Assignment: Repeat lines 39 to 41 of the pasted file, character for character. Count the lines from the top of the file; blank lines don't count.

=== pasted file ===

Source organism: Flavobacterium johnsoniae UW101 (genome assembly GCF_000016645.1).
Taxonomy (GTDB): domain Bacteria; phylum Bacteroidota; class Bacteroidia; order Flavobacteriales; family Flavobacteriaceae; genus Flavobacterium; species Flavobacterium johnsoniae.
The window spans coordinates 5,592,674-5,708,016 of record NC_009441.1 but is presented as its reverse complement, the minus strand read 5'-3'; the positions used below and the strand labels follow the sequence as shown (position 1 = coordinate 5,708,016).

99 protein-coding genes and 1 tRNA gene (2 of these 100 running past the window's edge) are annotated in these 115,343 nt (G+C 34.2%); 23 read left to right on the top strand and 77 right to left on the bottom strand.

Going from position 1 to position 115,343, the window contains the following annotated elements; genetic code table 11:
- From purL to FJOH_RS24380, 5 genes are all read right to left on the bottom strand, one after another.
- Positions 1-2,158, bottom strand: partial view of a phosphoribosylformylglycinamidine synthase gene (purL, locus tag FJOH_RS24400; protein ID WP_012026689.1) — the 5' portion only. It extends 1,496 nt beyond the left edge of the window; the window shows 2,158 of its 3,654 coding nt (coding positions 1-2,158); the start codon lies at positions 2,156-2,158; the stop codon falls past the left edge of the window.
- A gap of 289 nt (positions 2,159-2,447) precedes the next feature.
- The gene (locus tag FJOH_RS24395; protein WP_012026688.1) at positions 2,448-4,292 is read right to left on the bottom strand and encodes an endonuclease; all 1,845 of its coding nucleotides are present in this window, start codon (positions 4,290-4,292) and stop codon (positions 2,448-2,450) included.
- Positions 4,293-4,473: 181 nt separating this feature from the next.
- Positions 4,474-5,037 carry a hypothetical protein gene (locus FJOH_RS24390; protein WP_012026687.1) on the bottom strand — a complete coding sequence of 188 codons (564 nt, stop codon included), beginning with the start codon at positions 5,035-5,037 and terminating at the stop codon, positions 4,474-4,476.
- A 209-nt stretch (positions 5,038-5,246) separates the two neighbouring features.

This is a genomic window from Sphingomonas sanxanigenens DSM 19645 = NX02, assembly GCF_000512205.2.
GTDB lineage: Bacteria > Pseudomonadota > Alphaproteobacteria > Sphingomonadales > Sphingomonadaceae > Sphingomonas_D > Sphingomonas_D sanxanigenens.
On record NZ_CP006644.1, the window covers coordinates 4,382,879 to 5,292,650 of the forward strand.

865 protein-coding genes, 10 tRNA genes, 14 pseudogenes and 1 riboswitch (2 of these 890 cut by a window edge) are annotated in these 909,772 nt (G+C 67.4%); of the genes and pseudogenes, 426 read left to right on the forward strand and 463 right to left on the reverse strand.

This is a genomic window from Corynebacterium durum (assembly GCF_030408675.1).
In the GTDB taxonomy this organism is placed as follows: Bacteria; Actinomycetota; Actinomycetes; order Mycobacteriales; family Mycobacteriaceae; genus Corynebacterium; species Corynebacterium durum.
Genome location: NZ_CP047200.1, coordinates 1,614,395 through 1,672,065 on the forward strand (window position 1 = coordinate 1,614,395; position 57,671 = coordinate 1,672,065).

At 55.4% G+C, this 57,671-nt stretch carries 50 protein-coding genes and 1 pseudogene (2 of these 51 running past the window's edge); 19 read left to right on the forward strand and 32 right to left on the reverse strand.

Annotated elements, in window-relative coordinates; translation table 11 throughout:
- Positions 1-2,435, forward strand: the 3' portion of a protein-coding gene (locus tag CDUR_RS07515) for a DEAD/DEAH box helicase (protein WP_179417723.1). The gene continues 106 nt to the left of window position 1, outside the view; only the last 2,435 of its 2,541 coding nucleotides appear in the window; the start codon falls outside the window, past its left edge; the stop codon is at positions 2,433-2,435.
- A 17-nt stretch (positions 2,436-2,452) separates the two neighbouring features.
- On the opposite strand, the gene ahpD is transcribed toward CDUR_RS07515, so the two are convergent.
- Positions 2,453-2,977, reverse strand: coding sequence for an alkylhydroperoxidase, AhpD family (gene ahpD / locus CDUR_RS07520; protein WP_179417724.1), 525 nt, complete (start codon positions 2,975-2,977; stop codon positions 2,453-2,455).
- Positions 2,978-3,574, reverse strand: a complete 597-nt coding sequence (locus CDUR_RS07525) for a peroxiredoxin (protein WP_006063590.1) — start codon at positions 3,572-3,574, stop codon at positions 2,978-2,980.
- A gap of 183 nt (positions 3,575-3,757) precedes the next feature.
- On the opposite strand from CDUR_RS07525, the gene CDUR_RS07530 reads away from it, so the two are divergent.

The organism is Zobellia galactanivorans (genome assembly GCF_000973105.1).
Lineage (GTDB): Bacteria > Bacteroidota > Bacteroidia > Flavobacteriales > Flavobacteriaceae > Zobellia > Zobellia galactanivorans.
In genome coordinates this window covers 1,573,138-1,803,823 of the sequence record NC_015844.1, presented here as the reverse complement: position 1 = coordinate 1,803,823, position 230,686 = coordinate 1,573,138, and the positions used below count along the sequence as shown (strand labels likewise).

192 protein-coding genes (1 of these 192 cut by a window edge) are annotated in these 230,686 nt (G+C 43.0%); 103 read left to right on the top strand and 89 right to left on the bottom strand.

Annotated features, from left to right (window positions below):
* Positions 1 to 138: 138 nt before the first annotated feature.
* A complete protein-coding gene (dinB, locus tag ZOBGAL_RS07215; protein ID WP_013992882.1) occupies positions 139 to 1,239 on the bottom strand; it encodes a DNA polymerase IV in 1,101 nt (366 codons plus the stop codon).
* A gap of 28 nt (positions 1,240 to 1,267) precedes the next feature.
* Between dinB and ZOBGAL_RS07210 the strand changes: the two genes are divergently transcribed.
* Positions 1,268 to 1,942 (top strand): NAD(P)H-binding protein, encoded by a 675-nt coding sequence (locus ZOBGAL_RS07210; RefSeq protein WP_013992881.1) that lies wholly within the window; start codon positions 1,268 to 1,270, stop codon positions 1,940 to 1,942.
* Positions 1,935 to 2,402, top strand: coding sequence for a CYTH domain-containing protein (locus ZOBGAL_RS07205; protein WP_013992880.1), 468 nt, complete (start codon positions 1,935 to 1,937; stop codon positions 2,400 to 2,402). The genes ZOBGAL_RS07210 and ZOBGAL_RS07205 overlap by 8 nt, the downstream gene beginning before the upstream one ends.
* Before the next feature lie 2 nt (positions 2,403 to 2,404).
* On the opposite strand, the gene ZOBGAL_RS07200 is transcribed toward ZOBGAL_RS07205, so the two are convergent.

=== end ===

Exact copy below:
* Positions 1,935 to 2,402, top strand: coding sequence for a CYTH domain-containing protein (locus ZOBGAL_RS07205; protein WP_013992880.1), 468 nt, complete (start codon positions 1,935 to 1,937; stop codon positions 2,400 to 2,402). The genes ZOBGAL_RS07210 and ZOBGAL_RS07205 overlap by 8 nt, the downstream gene beginning before the upstream one ends.
* Before the next feature lie 2 nt (positions 2,403 to 2,404).
* On the opposite strand, the gene ZOBGAL_RS07200 is transcribed toward ZOBGAL_RS07205, so the two are convergent.